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Some states perform emissions tests every couple of years to ensure vehicles aren’t giving off too many pollutants, like carbon dioxide, hydrocarbon, or nitrogen oxide. Compared to other transportation modes, such as airplanes, are cars worse at emitting pollution? 

According to Treehugger, the answer isn’t as simple as you might think. A few factors come into play. 

Do planes pollute more than cars?

A Chinese Boeing 777F cargo airplane taxis for take-off at Frankfurt Airport in April 2021
Boeing 777F cargo airplane | Boris Roessler/picture alliance via Getty Images

One misconception many people have is that planes are much bigger than cars, so they will cause more pollution than an on-road vehicle. Actually, that’s not really the case. While it is true that planes are bigger, use more fuel, and emit a lot of air pollutants, they carry many more passengers than a car does. 

So, per capita, it doesn’t emit nearly as much as several cars driving down the road would. In fact, one person driving a gas-powered car equates to an airplane flying 80 percent full of passengers. The difference is, there are 80 cars worth traveling on one big plane versus 80 cars kicking out exhaust particles into the air. 

We’re not going to say airplanes don’t affect the environment at all, because they do, but they tend to produce vapor trails and put out tropospheric ozone. While it makes a big impact on the climate, it isn’t long-lasting. Not nearly as long as a vehicle would unless the airplane is flying with only a few passengers. 

How badly do cars pollute the air?

Though vapors from an airplane will disappear after a while, the carbon dioxide from a car’s exhaust tends to stick around in the atmosphere for centuries. If you take a vehicle that gets approximately 22 mpg in fuel economy, you can expect it to produce 4.6 metric tons of carbon dioxide in a single year.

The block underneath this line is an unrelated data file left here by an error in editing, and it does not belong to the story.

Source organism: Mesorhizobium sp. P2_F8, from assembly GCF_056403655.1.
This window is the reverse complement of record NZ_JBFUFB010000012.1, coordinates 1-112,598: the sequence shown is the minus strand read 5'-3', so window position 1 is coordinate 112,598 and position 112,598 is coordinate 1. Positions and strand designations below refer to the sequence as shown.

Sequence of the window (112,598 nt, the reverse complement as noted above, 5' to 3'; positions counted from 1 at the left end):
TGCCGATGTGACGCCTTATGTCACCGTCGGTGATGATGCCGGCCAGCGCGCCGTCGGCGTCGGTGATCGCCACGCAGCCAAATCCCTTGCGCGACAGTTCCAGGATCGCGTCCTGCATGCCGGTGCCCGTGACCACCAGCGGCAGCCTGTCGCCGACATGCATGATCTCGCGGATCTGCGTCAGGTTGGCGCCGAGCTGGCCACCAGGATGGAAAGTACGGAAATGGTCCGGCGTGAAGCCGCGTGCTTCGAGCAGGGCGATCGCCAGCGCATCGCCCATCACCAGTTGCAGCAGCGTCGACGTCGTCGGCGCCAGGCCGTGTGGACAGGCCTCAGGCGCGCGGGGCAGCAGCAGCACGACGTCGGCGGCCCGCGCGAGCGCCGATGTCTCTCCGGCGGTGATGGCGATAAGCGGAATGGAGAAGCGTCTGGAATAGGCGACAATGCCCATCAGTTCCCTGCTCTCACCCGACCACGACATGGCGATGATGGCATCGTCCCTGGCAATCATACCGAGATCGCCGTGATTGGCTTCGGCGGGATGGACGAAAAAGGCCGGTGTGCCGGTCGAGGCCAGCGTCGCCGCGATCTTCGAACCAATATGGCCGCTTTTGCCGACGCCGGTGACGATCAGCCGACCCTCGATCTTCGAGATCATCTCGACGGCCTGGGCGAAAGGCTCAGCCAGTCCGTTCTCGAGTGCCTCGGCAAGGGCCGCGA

It goes even deeper than that, though. If you think about it, gas has to come from somewhere before you pump it into your car at the station. Oil has to be extracted and transported to a facility that will produce gasoline from it. All of that leaves a pretty large carbon footprint as well. 

On the other hand, an electric vehicle, which also leaves a carbon footprint from the production of its batteries, doesn’t release any emissions into the atmosphere, which pretty much makes up for it. 

Reducing pollution from cars

Since the Clean Air Act was passed in 1970, car pollution has come down significantly. According to the EPA, passenger vehicles of today are 98 to 99 percent cleaner than they were in the 1960s. They eliminated lead and improved fuel standards to make gas much cleaner to burn in engines. 

However, gasoline-powered vehicles still emit enough carbon and other pollutants to harm the atmosphere despite all the advancements the automotive industry has seen over the years. Fiat-Chrysler seems to be the worst offender, giving off 428 g/mi of CO2. General Motors comes in second with 390 g/mi. 

To help combat pollution, you may want to use more environmentally friendly vehicles to cut back on your carbon footprint. 

The best option seems to be a diesel bus when it’s at or near full capacity. The next best option would be a high-speed train, and, like the diesel bus, it should be nearly full to make the most impact on reducing emissions. Electric vehicles or hybrids are other options because they don’t emit the pollutants that gas-powered cars do. 

Just because planes are much larger than cars doesn’t necessarily mean they emit more pollutants into the air. When you look at the whole picture, an airplane that’s nearly full puts out less carbon simply because of the number of passengers it carries. 


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